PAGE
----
Judge Says No to Overturning Agreement Critical to Family Separation

Unclear if DOJ will appeal ruling on modifying Flores agreement

BY:

U.S. District Court judge Dolly Gee on Monday rejected a government petition to alter a federal agreement governing the detention of children who have illegally immigrated, calling the administration's proposal "procedurally improper and wholly without merit." 

Gee’s ruling, responding to a requested alteration ordered by President Donald Trump, throws back into limbo the status of families who are apprehended while attempting to illegally cross the southwestern border.

The Trump administration sought to substantially alter the 1997 Flores settlement agreement, a court-mediated deal between the federal government and representatives of a group of unaccompanied minors. The settlement stipulates that "juveniles be released from custody without unnecessary delay," which judges have subsequently interpreted to mean a 20-day maximum on the amount of time an illegal immigrant who is a minor can be detained.

This stipulation is part of what produced the protracted family separation crisis at the southwestern border in June. The Justice Department implemented a "zero-tolerance" policy along the border, requiring the prosecution of parents and their concurrent remand to custody with the U.S. Marshall Service, while children were held by Health and Human Services rather than be sent to jail.

Children could not be detained with their parents in the custody of the Department of Homeland Security, the administration argued, because to do so would mean holding them longer than the "unnecessary delay" window.

Trump signed an executive order in June officially ending the family separation policy and ordering the detention of parents and children together in DHS-administered facilities. As part of that order, he instructed Attorney General Jeff Sessions to file a request that the California district court modify Flores to permit DHS to do so, even when such detentions cross the preexisting 20-day threshold.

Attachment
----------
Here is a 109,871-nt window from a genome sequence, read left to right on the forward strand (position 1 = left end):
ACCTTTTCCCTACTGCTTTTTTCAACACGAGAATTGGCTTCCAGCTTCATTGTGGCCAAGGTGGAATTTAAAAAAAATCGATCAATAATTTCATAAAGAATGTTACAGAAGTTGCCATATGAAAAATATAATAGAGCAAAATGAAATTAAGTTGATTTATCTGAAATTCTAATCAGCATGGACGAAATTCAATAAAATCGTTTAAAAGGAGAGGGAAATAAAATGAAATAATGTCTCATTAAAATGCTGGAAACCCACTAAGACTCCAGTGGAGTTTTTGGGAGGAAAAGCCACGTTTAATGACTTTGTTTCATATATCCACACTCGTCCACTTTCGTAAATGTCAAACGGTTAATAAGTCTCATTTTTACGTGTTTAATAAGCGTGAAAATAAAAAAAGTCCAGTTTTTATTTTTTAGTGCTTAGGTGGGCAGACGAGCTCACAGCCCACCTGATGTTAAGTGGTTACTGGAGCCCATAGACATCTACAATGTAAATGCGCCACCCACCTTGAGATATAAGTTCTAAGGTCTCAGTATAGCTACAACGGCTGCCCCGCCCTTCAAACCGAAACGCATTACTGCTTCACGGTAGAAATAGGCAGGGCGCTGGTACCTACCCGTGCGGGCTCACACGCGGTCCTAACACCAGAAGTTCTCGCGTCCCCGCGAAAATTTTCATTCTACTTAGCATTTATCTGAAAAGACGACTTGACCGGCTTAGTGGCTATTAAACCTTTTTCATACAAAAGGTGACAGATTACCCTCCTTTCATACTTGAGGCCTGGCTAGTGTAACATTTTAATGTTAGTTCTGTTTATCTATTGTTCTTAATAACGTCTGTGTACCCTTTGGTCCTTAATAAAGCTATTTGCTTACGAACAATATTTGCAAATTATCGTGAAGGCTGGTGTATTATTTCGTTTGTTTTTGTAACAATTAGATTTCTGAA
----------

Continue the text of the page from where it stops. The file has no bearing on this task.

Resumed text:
However, Gee ruled, the proposed modification was not appropriate to the current immigration situation; she rejected the government's order that the 2015 order establishing the 20-day threshold had lead to the current levels of family units crossing the southwestern border. She also called the government's argument that a recently ordered court injunction on family separation permitted the changes a "tortured interpretation of the Flores Agreement."

"It is apparent that Defendants' Application is a cynical attempt, on an ex parte basis, to shift responsibility to the Judiciary for over 20 years of Congressional inaction and ill-considered Executive action that have led to the current stalemate," Gee wrote.

The Department of Justice responded by saying it will continue to review the case, although it did not comment on whether or not it would pursue an appeal.

"We disagree with the court's ruling declining to amend the Flores Agreement to recognize the current crisis of families making the dangerous and unlawful journey across our southern border, but the court does appear to acknowledge that parents who cross the border will not be released and must choose between remaining in family custody with their children pending immigration proceedings or requesting separation from their children so the child may be placed with a sponsor," said DOJ spokesman Devin O'Malley.

Charles Fain Lehman

Charles Fain Lehman   Email Charles | Full Bio | RSS
Charles Fain Lehman is a staff writer for the Washington Free Beacon. He writes about policy, covering crime, law, drugs, immigration, and social issues. Reach him on twitter (@CharlesFLehman) or by email at lehman@freebeacon.com.

×
THE MORNING BEACON DAILY NEWSLETTER
MAKES IT EASIER TO STAY INFORMED
Get the news that matters most to you, delivered straight to your inbox daily.

Register today!
  • Grow your email list exponentially
  • Dramatically increase your conversion rates
  • Engage more with your audience
  • Boost your current and future profits